Wednesday night against the Atlanta Hawks, the Dallas Mavericks found themselves in a familiar position: trailing as the game headed into the fourth quarter. Atlanta had built a double-digit lead in the third quarter, but led by only nine points, 90-81, as the final began. The Hawks’ lead wouldn’t last long.
Even though he shot hadn’t been falling, Dallas’ coaching staff knew that it had to get the ball in the hands of Tim Hardaway Jr. If he got hot, the Mavericks’ deficit could vanish quickly.
“Something happened in, I believe, it was the fourth quarter,” Mavericks head coach Rick Carlisle said. “Jenny Boucek, one of my coaches, came to me during a timeout and said, ‘Hey, we’ve got to give Tim a shot. We’ve just got to get him going.’
“So, we set up a play, we got him a shot, he banged in a three and that kind of got the team going. Jenny’s recognition of that situation and Timmy being able to get the ball in the basket, it got us going.”
For the first three and a half minutes of the quarter, Hardaway looked like the best player on the court. He scored 10 points in that span, helping Dallas cut Atlanta’s lead to 97-94. He could have yelled “hibachi” a la Gilbert Arenas. Hardaway was cooking.
These furious scoring outbursts are becoming the norm for Hardaway. Since he’s moved from the starting five to a reserve role, he’s given his team the offensive punch it lacked off the bench. It has helped the team tremendously and may have saved the season.
In the six games he’s played since moving to the bench, Hardaway is averaging 18.3 points and 2.3 rebounds per game. He’s also shooting 46.9 percent overall and an eye-catching 43.1 percent on three-pointers. The Mavericks have a record of 4-2 in these games.
Dallas’ bench was averaging 36.6 points per game this season—good enough to rank 15th in the league. Since Feb. 1, when Hardaway moved to the bench fulltime, the reserves are averaging 41 points. That mark moves them up to sixth overall.
Overall, Hardaway has played a total of eight games off the bench. His numbers are staggering in these contests. He’s averaging 18.9 points, three rebounds, and 1.4 assists. He is shooting 49.1 percent on field goals and 47.8 percent from downtown. Perhaps even more impressive is his .665 true shooting percentage and his offensive rating of 125.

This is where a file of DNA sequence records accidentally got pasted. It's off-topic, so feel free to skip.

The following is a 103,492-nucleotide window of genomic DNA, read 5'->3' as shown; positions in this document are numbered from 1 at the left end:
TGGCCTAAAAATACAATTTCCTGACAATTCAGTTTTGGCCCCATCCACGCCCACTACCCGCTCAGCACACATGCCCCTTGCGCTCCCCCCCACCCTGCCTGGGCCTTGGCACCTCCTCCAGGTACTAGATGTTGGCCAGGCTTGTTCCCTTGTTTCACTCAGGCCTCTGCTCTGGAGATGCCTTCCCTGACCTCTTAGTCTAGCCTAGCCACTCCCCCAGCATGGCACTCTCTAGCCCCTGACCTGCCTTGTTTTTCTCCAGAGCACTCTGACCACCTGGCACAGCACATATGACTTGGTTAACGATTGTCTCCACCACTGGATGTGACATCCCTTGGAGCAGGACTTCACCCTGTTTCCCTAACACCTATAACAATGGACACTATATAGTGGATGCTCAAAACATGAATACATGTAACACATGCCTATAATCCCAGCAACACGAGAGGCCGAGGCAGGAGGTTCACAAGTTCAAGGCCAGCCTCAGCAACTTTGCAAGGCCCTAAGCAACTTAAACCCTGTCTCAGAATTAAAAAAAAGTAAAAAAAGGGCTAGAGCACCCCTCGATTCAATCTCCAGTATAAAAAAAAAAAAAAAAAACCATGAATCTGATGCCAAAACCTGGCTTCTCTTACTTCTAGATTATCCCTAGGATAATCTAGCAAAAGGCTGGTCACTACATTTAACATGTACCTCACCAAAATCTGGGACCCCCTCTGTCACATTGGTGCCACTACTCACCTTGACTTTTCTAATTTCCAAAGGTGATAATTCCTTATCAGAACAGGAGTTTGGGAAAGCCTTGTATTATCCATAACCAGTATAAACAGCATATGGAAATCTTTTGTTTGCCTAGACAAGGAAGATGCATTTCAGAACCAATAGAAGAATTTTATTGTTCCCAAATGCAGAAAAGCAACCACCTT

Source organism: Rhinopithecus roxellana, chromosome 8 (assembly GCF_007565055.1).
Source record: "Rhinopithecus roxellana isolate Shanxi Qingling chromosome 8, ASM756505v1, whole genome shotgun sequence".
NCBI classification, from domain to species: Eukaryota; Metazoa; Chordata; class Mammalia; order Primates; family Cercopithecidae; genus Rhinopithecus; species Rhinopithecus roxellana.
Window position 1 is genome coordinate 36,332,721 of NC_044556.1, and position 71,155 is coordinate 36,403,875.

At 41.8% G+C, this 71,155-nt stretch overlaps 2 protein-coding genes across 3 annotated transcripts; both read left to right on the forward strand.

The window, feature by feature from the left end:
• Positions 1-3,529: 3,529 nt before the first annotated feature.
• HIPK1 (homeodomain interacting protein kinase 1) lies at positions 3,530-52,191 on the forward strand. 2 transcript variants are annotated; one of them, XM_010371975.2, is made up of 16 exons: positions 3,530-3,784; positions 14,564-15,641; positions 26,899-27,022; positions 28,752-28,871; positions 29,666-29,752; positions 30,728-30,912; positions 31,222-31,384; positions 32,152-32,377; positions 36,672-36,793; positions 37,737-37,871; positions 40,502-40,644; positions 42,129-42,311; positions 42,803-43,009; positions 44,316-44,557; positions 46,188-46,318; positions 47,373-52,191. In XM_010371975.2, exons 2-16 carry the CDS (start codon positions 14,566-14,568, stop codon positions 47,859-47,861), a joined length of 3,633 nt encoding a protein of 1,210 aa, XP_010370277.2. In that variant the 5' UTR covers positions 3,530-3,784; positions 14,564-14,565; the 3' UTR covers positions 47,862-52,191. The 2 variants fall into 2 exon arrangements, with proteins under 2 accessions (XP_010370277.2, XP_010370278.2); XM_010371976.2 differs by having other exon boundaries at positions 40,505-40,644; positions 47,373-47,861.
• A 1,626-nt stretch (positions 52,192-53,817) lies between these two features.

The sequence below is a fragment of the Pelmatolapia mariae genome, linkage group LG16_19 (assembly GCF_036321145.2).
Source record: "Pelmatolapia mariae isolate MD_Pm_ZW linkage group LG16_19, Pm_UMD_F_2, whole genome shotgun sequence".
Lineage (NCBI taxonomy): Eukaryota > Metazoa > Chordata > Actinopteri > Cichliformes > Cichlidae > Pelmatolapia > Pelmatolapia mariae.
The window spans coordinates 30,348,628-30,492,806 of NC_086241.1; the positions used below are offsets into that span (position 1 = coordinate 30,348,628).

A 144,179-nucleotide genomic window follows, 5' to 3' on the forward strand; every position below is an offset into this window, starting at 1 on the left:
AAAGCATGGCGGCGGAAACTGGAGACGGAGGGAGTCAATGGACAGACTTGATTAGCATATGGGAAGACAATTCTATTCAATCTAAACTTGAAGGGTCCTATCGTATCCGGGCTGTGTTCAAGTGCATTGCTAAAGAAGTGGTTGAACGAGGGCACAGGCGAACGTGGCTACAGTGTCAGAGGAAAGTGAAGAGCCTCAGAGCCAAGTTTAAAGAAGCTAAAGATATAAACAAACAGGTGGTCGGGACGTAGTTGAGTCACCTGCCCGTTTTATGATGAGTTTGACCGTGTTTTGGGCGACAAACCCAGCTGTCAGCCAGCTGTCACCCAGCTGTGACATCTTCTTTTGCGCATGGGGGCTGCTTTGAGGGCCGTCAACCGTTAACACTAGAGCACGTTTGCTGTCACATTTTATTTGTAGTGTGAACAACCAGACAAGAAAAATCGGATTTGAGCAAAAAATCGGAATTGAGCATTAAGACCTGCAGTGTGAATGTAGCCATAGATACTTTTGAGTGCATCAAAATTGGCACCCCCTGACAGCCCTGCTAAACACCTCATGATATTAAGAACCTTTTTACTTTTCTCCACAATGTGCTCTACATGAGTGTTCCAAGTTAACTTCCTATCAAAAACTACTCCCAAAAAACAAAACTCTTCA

Hardaway has been a starter for much of his career. It’s a role he’s cherished and fought to keep. Yet, as the Mavericks struggled, he knew the team needed to do something—make a change—in order to turn the season around. When Carlisle approached him about changing his role, he was ready to make a sacrifice to help the team.
“He couldn’t have been more open minded to coming off the bench,” Carlisle said. “He said, ‘Coach, whatever you need, whatever we need right now. We need to bust out of this thing.’ He goes, ‘Whatever you need, I’m there.’”
The 10 points Hardaway rattled off to start the fourth quarter against the Hawks lit a fire in the Mavericks. He finished the quarter with 13 points, making five of his six shots. Dallas went on to outscore Atlanta 37-27 in the frame and capture a 118-117 win. They couldn’t have done it without Hardaway’s timely contribution.
Carlisle says that Hardaway’s willingness to come off the bench sets a great tone in the locker room. It’s provided the team with much more, though. He’s elevated his play and is helping the Mavericks notch much needed wins. And that’s why Hardaway embraced the move. He wants to win no matter the cost.
“That’s what I’m here for, that’s what I want to do, and that’s what I want to be a part of—of a winning team, of a winning culture,” Hardaway said. “Whatever it takes.”